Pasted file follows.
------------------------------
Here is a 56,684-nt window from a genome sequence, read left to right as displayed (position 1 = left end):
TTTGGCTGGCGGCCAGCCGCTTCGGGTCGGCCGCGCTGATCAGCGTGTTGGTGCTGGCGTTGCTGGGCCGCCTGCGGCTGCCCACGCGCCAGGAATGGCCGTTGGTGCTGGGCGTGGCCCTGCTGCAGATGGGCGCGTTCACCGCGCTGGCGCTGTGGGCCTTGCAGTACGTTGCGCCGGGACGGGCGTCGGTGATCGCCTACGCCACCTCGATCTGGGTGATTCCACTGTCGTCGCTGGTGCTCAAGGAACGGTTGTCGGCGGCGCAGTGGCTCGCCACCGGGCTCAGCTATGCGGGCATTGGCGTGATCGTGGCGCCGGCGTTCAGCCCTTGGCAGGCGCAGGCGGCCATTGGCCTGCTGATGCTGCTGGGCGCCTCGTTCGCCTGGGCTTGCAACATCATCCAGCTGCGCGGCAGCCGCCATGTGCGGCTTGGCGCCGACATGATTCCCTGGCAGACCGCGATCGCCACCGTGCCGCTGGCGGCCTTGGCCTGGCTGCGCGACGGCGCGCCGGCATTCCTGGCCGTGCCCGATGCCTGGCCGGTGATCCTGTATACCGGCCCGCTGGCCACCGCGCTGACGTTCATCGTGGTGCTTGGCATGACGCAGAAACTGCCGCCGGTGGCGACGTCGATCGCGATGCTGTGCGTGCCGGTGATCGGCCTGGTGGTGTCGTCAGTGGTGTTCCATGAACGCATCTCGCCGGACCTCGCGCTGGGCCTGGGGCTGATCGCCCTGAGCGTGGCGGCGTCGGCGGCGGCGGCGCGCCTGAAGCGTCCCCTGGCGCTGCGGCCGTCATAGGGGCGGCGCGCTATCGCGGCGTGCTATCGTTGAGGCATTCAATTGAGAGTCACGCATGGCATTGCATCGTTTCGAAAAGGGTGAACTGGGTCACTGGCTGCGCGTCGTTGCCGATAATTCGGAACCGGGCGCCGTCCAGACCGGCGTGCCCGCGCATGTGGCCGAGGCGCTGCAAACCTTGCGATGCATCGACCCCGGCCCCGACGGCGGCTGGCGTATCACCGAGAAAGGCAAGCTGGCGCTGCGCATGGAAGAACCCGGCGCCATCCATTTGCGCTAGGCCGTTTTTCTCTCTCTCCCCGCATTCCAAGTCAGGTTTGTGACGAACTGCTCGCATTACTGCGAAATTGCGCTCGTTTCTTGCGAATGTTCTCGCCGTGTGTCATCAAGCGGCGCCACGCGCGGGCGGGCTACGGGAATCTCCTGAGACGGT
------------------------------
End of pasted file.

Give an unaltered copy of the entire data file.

Here is a 56,684-nt window from a genome sequence, read left to right as displayed (position 1 = left end):
TTTGGCTGGCGGCCAGCCGCTTCGGGTCGGCCGCGCTGATCAGCGTGTTGGTGCTGGCGTTGCTGGGCCGCCTGCGGCTGCCCACGCGCCAGGAATGGCCGTTGGTGCTGGGCGTGGCCCTGCTGCAGATGGGCGCGTTCACCGCGCTGGCGCTGTGGGCCTTGCAGTACGTTGCGCCGGGACGGGCGTCGGTGATCGCCTACGCCACCTCGATCTGGGTGATTCCACTGTCGTCGCTGGTGCTCAAGGAACGGTTGTCGGCGGCGCAGTGGCTCGCCACCGGGCTCAGCTATGCGGGCATTGGCGTGATCGTGGCGCCGGCGTTCAGCCCTTGGCAGGCGCAGGCGGCCATTGGCCTGCTGATGCTGCTGGGCGCCTCGTTCGCCTGGGCTTGCAACATCATCCAGCTGCGCGGCAGCCGCCATGTGCGGCTTGGCGCCGACATGATTCCCTGGCAGACCGCGATCGCCACCGTGCCGCTGGCGGCCTTGGCCTGGCTGCGCGACGGCGCGCCGGCATTCCTGGCCGTGCCCGATGCCTGGCCGGTGATCCTGTATACCGGCCCGCTGGCCACCGCGCTGACGTTCATCGTGGTGCTTGGCATGACGCAGAAACTGCCGCCGGTGGCGACGTCGATCGCGATGCTGTGCGTGCCGGTGATCGGCCTGGTGGTGTCGTCAGTGGTGTTCCATGAACGCATCTCGCCGGACCTCGCGCTGGGCCTGGGGCTGATCGCCCTGAGCGTGGCGGCGTCGGCGGCGGCGGCGCGCCTGAAGCGTCCCCTGGCGCTGCGGCCGTCATAGGGGCGGCGCGCTATCGCGGCGTGCTATCGTTGAGGCATTCAATTGAGAGTCACGCATGGCATTGCATCGTTTCGAAAAGGGTGAACTGGGTCACTGGCTGCGCGTCGTTGCCGATAATTCGGAACCGGGCGCCGTCCAGACCGGCGTGCCCGCGCATGTGGCCGAGGCGCTGCAAACCTTGCGATGCATCGACCCCGGCCCCGACGGCGGCTGGCGTATCACCGAGAAAGGCAAGCTGGCGCTGCGCATGGAAGAACCCGGCGCCATCCATTTGCGCTAGGCCGTTTTTCTCTCTCTCCCCGCATTCCAAGTCAGGTTTGTGACGAACTGCTCGCATTACTGCGAAATTGCGCTCGTTTCTTGCGAATGTTCTCGCCGTGTGTCATCAAGCGGCGCCACGCGCGGGCGGGCTACGGGAATCTCCTGAGACGGT